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Wopmay
02-09-2009, 05:25 PM
Hi.

I started a thread in the ScreamerNet forum because my node machines are ignoring the GI cache file. Everything seems to be set up correctly, the nodes render normally and drop the frames onto the host machine.

The ScreamerNet log says the node loads the correct cache file with the correct path to the correct disk on the network. Then apparently ignores the information. The scene flashes like crazy -- but only the frames rendered by node machines (Intel) are funky. The host machine is a PPC G5 and the frames from that machine are beautiful. I can render forwards, backwards, and skip around, and the GI matches perfectly on that machine. It just takes three times as long.

About to pull hair out.

Just thought I'd ask if I missed something concerning the UB having a problem with this or if there's something I'm missing.

Any clues or tips greatly appreciated.

Thanks,
W

In ScreamerNet forum:
http://www.newtek.com/forums/showthread.php?t=94982

brian.coates
02-09-2009, 06:52 PM
You could try generating a GI cache on one of your Intel machines and have your Intel nodes use that file, instead of the G5-generated version.

Wopmay
02-09-2009, 07:15 PM
You could try generating a GI cache on one of your Intel machines and have your Intel nodes use that file, instead of the G5-generated version.

Thanks.

I might try that. Unfortunately, I'm past half way on rendering the whole scene and I'd have to replace too many frames, at least on this project. I'd sure like to figure this out, though, because it has been a drag.

I'm hoping somebody has hit this same snag and it's something simple I've overlooked.

The other thing that's strange is that the frames rendered on the UB nodes have bizarre artifacts all over them while the PPC frames that supposedly use the same cache file are pristine.

:-)

W

brian.coates
02-09-2009, 08:50 PM
The other thing that's strange is that the frames rendered on the UB nodes have bizarre artifacts all over them while the PPC frames that supposedly use the same cache file are pristine.
I know that Intel and PowerPC chips use different algorithms for generating random numbers, which in turn would effect how GI (and most procedural textures) are calculated in LW. I suspect this is the main cause of your problem, which is why I suggested make an Intel-generated cache file for your Intel nodes.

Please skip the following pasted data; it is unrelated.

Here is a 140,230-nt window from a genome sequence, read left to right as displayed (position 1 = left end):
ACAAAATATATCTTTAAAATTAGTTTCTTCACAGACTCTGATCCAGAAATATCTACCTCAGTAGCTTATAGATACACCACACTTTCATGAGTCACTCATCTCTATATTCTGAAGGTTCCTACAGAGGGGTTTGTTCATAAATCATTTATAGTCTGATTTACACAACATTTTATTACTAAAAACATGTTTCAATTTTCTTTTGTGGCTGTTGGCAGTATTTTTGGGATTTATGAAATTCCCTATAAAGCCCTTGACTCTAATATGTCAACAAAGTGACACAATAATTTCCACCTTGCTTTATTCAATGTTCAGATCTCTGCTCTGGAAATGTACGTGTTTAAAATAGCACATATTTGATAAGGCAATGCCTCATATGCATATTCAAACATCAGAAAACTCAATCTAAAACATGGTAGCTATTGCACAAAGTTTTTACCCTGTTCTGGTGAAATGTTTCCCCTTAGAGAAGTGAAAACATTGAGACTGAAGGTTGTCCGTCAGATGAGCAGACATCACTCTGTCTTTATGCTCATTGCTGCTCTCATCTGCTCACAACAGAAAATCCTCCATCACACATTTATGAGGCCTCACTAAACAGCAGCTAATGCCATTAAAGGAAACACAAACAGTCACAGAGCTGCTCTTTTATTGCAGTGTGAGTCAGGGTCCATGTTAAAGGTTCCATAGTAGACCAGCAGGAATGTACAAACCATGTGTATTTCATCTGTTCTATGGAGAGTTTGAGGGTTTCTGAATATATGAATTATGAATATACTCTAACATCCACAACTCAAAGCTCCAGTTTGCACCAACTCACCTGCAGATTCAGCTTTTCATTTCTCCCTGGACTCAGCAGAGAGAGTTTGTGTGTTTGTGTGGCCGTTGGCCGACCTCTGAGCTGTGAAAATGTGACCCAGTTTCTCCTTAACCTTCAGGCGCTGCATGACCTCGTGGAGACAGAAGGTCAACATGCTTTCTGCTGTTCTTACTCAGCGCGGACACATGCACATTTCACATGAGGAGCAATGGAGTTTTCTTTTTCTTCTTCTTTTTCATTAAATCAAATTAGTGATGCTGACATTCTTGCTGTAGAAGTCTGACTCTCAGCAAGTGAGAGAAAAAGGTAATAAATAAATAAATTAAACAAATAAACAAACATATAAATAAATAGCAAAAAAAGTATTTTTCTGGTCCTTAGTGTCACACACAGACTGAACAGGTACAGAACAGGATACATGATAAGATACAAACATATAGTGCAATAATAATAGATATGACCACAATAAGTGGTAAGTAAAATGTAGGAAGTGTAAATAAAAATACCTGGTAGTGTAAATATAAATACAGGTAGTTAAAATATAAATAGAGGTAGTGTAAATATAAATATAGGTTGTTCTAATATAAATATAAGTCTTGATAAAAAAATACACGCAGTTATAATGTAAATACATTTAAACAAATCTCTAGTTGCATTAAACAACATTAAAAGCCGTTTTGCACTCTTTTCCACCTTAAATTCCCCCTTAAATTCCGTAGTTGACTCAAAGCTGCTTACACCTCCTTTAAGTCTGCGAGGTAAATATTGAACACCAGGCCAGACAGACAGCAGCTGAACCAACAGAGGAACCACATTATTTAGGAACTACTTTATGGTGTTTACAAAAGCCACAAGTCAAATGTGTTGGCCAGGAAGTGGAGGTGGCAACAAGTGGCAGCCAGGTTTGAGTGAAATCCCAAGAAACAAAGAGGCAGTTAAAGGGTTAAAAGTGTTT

It sounds like you may also have pre-process set to "Automatic" or "Always" under GI Cache options. Setting that to "Never" should force your nodes to ONLY use the cache file instead of doing any GI calculations of their own.

I could be completely wrong though ;)

Wopmay
02-09-2009, 11:50 PM
It sounds like you may also have pre-process set to "Automatic" or "Always" under GI Cache options. Setting that to "Never" should force your nodes to ONLY use the cache file instead of doing any GI calculations of their own.

I could be completely wrong though ;)

Brian!

Thank you. I DO have the pre-process set to Automatic. Maybe that's it. I was never clear exactly how that worked. For instance, what's the difference between Never and Locked. I'll try it with Never and see what happens.

W

avkills
02-10-2009, 03:55 AM
It has been suggested from others that mixing different CPUs in render farms is generally a bad idea for the reasons mentioned by Brian.

-mark

jackany
02-10-2009, 04:15 AM
The nodes always use "locked", but you have to create the complete cache first on one machine, then lock it to prevent further manipulation by this work machine.

I had big trouble with the cache file path first, but in my case it was related to cross platform naming convention differences...

I too noticed a slight difference with procedural textures between different platforms/CPUs.

Which cache do you use? Standard or animated? Use animated if other objects than the camera are moving.
By the way, there is that great Tutorial for Radiosity by "Exception":

http://www.except.nl/lightwave/RadiosityGuide96/

Especially take a look at the cache section. That cleared things up for me.

brian.coates
02-10-2009, 04:29 AM
The nodes always use "locked", but you have to create the complete cache first on one machine, then lock it to prevent further manipulation by this work machine.

I had big trouble with the cache file path first, but in my case it was related to cross platform naming convention differences...

I too noticed a slight difference with procedural textures between different platforms/CPUs.

Which cache do you use? Standard or animated? Use animated if other objects than the camera are moving.
By the way, there is that great Tutorial for Radiosity by "Exception":

http://www.except.nl/lightwave/RadiosityGuide96/

Especially take a look at the cache section. That cleared things up for me.
What he said. :thumbsup:

Wopmay
02-10-2009, 01:24 PM
It has been suggested from others that mixing different CPUs in render farms is generally a bad idea for the reasons mentioned by Brian.

-mark

I'd say that suggestion is correct. I don't do this very often. Must have been at the beach the day that memo came around.

All the nodes in my enormous four Mac farm are Intel Macs but I use an old G5 for the host. Seemed like a good idea at the time. Guess I'll have to re-think that. If this CPU issue is correct, and it seems to be the case, I suspect that has been the root of my problems from the beginning.

Sure enough, looking carefully at the renders, I can see the objects relying primarily on procedural textures are the only ones flashing.

Thanks to all who helped me understand this. Hope I can return the favor sometime. :thumbsup:

Yours,
Woppy